Four armies were selected for the operation. Adolf Hitler personally selected for the counter-offensive on the northern shoulder of the western front the best troops available and officers he trusted. The lead role in the attack was given to 6th Panzer Army, commanded by SS-Oberstgruppenführer Sepp Dietrich. It included the most experienced formation of the Waffen-SS: the 1st SS Panzer Division Leibstandarte Adolf Hitler. It also contained the 12th SS Panzer Division Hitlerjugend. They were given priority for supply and equipment and assigned the shortest route to the primary objective of the offensive, Antwerp, starting from the northernmost point on the intended battlefront, nearest the important road network hub of Monschau.
The Fifth Panzer Army under General Hasso von Manteuffel was assigned to the middle sector with the objective of capturing Brussels.
The Seventh Army, under General Erich Brandenberger, was assigned to the southernmost sector, near the Luxembourgish city of Echternach, with the task of protecting the flank. This Army was made up of only four infantry divisions, with no large-scale armored formations to use as a spearhead unit. As a result, they made little progress throughout the battle.
Also participating in a secondary role was the Fifteenth Army, under General Gustav-Adolf von Zangen. Recently brought back up to strength and re-equipped after heavy fighting during Operation Market Garden, it was located on the far north of the Ardennes battlefield and tasked with holding U.S. forces in place, with the possibility of launching its own attack given favorable conditions.
For the offensive to be successful, four criteria were deemed critical:
- The attack had to be a complete surprise.
- The weather conditions had to be poor to neutralize Allied air superiority and the damage it could inflict on the German offensive and its supply lines.
- The progress had to be rapid—the Meuse River, halfway to Antwerp, had to be reached by day 4.
- Allied fuel supplies would have to be captured intact along the way because the combined Wehrmacht forces were short on fuel. The General Staff estimated they only had enough fuel to cover one-third to one-half of the ground to Antwerp in heavy combat conditions.
The plan originally called for just under 45 divisions, including a dozen panzer and Panzergrenadier divisions forming the armored spearhead and various infantry units to form a defensive line as the battle unfolded. By this time, however, the German Army suffered from an acute manpower shortage, and the force had been reduced to around 30 divisions. Although it retained most of its armor, there were not enough infantry units because of the defensive needs in the East. These 30 newly rebuilt divisions used some of the last reserves of the German Army. Among them were Volksgrenadier (“People’s Grenadier”) units formed from a mix of battle-hardened veterans and recruits formerly regarded as too young, too old or too frail to fight. Training time, equipment and supplies were inadequate during the preparations. German fuel supplies were precarious—those materials and supplies that could not be directly transported by rail had to be horse-drawn to conserve fuel, and the mechanized and panzer divisions would depend heavily on captured fuel. As a result, the start of the offensive was delayed from 27 November to 16 December.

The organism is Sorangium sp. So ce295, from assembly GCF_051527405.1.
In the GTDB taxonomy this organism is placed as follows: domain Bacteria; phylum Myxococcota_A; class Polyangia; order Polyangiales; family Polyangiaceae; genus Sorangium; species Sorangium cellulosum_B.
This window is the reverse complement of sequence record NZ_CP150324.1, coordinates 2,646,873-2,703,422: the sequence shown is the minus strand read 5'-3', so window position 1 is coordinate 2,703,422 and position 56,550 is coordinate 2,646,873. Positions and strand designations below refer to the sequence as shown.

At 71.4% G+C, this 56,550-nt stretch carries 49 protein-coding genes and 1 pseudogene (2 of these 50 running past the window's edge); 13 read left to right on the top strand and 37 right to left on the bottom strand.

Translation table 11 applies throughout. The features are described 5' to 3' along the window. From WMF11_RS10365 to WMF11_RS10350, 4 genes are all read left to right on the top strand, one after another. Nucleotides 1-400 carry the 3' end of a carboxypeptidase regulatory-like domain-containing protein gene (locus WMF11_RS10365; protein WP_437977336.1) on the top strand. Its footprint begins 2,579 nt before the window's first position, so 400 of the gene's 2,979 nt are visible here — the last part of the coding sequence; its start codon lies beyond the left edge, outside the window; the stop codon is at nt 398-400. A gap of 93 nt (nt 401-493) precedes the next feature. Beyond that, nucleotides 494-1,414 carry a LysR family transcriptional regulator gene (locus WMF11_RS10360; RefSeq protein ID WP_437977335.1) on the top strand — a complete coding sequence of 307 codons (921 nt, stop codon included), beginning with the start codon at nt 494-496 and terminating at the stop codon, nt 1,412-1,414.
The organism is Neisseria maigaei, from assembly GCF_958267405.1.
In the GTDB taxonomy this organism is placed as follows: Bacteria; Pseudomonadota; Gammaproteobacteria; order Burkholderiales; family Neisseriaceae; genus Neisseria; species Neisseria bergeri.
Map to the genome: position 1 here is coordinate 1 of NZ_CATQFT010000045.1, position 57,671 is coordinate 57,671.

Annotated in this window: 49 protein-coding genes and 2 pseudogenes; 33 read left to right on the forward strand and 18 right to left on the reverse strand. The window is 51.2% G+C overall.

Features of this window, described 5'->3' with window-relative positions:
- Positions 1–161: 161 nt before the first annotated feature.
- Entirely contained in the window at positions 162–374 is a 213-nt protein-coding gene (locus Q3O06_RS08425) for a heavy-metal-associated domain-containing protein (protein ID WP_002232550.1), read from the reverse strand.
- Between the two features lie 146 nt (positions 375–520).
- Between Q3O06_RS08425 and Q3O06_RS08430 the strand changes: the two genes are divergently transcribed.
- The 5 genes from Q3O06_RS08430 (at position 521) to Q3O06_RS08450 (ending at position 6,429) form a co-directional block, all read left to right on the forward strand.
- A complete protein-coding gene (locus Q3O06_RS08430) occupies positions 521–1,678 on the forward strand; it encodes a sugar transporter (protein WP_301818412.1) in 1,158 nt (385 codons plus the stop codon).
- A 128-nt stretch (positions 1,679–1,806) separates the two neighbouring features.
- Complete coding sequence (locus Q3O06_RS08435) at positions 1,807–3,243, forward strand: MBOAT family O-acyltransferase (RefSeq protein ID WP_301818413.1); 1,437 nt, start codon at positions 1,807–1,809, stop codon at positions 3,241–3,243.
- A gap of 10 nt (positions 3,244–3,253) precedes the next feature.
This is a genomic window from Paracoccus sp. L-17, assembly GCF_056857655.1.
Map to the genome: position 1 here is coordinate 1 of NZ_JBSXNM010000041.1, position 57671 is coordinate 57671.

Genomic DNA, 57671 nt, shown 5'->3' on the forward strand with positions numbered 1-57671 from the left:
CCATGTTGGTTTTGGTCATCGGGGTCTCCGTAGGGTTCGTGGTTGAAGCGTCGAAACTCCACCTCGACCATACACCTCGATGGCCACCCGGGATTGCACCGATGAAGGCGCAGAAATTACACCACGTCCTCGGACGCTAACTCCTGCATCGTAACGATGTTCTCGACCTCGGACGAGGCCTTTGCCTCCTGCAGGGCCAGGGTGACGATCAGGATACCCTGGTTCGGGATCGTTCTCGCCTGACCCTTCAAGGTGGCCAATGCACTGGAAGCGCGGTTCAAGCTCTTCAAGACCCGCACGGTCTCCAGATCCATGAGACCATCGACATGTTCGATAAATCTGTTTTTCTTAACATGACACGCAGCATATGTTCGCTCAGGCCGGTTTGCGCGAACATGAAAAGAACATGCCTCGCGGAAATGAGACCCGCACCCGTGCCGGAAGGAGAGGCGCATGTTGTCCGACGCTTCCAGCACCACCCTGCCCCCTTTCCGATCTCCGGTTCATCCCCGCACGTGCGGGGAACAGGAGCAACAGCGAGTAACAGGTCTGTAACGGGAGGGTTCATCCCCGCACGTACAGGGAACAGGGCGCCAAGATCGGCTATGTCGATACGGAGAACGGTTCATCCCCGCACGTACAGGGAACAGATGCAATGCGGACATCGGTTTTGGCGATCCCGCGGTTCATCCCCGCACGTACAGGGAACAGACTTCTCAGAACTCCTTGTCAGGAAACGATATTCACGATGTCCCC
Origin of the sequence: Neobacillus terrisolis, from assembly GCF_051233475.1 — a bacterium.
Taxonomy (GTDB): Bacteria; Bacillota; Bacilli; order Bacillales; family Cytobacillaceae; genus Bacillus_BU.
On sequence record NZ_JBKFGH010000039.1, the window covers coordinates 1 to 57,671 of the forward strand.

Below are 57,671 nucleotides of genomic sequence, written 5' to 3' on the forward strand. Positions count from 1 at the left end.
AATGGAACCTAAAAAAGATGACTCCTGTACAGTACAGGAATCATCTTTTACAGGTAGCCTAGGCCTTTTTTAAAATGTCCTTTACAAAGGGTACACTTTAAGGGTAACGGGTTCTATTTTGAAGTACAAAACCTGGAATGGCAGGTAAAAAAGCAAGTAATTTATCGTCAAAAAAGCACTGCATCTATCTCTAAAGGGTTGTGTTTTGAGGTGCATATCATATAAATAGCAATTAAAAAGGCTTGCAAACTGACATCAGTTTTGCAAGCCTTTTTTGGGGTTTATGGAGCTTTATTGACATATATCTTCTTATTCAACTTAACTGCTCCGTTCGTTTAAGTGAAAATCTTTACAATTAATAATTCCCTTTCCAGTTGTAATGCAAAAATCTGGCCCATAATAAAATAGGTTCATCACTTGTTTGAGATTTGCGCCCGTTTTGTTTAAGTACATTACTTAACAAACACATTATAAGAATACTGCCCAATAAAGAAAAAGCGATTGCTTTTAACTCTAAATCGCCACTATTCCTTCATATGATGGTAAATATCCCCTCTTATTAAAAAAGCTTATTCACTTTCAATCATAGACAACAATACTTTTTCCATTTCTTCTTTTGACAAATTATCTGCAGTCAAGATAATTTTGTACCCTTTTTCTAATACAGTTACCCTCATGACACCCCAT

Before the offensive the Allies were virtually blind to German troop movement. During the liberation of France, the extensive network of the French resistance had provided valuable intelligence about German dispositions. Once they reached the German border, this source dried up. In France, orders had been relayed within the German army using radio messages enciphered by the Enigma machine, and these could be picked up and decrypted by Allied code-breakers headquartered at Bletchley Park, to give the intelligence known as Ultra. In Germany such orders were typically transmitted using telephone and teleprinter, and a special radio silence order was imposed on all matters concerning the upcoming offensive. The major crackdown in the Wehrmacht after the 20 July plot to assassinate Hitler resulted in much tighter security and fewer leaks. The foggy autumn weather also prevented Allied reconnaissance aircraft from correctly assessing the ground situation. German units assembling in the area were even issued charcoal instead of wood for cooking fires to cut down on smoke and reduce chances of Allied observers deducing a troop buildup was underway.